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Saturday, 12 February 2011

Ash Bowl and a Hobbit Door

I had a small job this week to make a pair of half sized doors for an outside shed, which houses a pressure washer. Nothing very fancy, just ledge and braced door made out of TG&V, the job was made a little bit harder by the left hand side block work being (very) out of plumb. They looked good when they were done and it was a nice job in the February sunshine.

A more fun project this week was turning my first bowl with the grain running across the piece. This has been a little project at wood turning classes for the last couple of weeks and I managed to finish it on Thursday night, it's made out of ash, sanded to 600 grit and finished with Liberon finishing oil. I quite like the shape but it's not a very practical bowl because of it!I also managed to obey the main rule that my wood turning teacher preaches which is to have no evidence of how the piece was held on the lathe.

5 comments:

  1. I like the bow, very proffessional!

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  2. Love the bowl. Wood is good. A new life should be compulsory every few years... glad you've escated the City - revolting place!

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  3. Doors to a bowl. You do good work craftsman!

    SEMINARY HILL
    There was a hill top
    where I used to see,
    all of my life's possibilities in front of me.
    Four decades later,
    I returned to see
    that none of it, would ever be.

    The Delaware River meanders gracefully down to the sea by journeying through the magnificently forested hills of The Catskills Mountains first. A lonesome train track follows it's meanderings, also heading south to the sea. I was 14 years old when I first climbed Seminary Hill and saw this splendid sight.

    There was a 30-foot statue of Jesus Christ on a cross high up on Seminary Hill. The image was ghostly against blackening skies, even more so during lightning storms. The Castle-like Seminary was spread out over the level acreage at the bottom of The Hill. Below the Seminary, lies the Town Of Callicoon and The Delaware River.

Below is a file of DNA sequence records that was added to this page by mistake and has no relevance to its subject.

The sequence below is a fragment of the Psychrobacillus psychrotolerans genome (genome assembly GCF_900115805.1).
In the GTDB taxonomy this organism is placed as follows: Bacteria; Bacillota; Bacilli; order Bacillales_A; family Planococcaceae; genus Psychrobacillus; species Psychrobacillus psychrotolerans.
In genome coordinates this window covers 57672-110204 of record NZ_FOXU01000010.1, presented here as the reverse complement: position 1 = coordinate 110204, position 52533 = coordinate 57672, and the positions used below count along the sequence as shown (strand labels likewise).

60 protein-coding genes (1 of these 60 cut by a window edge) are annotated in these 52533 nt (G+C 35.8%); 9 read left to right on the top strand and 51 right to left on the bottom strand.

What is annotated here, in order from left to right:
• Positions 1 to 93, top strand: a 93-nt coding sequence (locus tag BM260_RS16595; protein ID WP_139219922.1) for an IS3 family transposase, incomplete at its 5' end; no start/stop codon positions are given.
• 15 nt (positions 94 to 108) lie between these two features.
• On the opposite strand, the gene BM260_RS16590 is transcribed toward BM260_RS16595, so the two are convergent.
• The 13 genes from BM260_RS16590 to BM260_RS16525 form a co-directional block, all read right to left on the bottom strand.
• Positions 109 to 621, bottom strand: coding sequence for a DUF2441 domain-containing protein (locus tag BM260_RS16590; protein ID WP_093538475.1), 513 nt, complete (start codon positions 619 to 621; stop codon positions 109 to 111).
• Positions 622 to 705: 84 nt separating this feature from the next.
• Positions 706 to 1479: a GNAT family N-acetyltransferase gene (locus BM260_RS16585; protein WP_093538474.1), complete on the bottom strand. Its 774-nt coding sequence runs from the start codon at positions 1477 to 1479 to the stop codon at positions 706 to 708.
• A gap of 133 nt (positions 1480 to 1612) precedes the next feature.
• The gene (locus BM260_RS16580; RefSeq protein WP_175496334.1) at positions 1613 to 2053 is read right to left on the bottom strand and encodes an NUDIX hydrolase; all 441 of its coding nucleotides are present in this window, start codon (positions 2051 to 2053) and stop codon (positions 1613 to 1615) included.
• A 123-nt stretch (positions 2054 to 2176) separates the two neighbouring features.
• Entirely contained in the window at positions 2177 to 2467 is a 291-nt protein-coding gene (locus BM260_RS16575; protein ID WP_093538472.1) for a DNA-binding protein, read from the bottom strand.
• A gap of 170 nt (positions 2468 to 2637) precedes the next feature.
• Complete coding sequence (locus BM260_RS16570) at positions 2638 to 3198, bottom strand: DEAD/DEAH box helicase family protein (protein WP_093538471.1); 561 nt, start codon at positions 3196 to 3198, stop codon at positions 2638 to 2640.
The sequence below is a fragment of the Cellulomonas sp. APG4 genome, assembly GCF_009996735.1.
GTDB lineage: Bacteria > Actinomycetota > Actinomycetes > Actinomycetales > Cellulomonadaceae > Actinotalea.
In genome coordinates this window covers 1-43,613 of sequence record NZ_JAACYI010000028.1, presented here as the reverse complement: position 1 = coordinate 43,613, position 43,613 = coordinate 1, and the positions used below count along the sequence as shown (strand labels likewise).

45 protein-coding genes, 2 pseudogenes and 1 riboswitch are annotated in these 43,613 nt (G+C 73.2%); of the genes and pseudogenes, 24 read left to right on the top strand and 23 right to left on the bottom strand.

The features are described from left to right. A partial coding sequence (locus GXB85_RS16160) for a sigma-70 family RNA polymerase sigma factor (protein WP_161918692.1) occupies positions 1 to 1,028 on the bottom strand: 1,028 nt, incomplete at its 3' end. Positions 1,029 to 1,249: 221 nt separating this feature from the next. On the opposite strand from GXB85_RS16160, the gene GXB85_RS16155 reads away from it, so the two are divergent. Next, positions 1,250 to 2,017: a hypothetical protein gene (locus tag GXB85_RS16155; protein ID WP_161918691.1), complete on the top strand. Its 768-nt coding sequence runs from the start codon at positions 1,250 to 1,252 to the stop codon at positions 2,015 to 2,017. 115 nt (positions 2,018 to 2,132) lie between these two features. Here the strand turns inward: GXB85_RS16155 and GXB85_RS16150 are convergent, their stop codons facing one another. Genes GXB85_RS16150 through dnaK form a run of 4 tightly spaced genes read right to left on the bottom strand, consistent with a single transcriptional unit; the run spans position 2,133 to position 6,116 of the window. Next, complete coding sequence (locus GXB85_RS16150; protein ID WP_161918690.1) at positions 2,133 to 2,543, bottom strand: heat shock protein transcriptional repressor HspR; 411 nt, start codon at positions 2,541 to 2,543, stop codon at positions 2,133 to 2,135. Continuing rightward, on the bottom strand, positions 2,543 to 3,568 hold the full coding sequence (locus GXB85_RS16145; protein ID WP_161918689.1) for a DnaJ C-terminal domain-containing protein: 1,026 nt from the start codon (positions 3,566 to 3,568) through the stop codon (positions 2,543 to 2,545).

I went way out of my way on a sunny day, about 6 or 7 years ago, to return to Seminary Hill, but I never anticipated the subsequent flood of emotions that resulted from looking down that river valley... and all of those years... again.

    Quite accidentally, not long after my return to Seminary Hill, a former seminarian from my class was put in touch with me, and even though we were once very close friends, I couldn't place him when we met again. He had none of the looks, characteristics, or mannerisms of the person that I once knew. He was kind enough to bring me up to date regarding fellow mates and such, but as he talked, I looked into his unfamiliar eyes and felt like I was back up on Seminary Hill, again... searching for the guy that I once knew.

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  4. Hello chap. When I've had problems with other people's work being out of plumb I've adjusted the frame in such a way that the inner faces are plumb. This ensures that the doors swing true. Of course in set building the problem is usually solved by putting a crowbar under the offending wall and shifting the whole thing but that's set building for you.
    Nice doors though and your bowl is very cool. Art was never intended to be practical just beautiful. Well done. Geoff.

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  5. Geoff, just read your comment. The frame for these doors in question had to finish flush to the block work as there was no trim going round them so my only option was to plane the doors to fit.
    Thanks for your comments everyone

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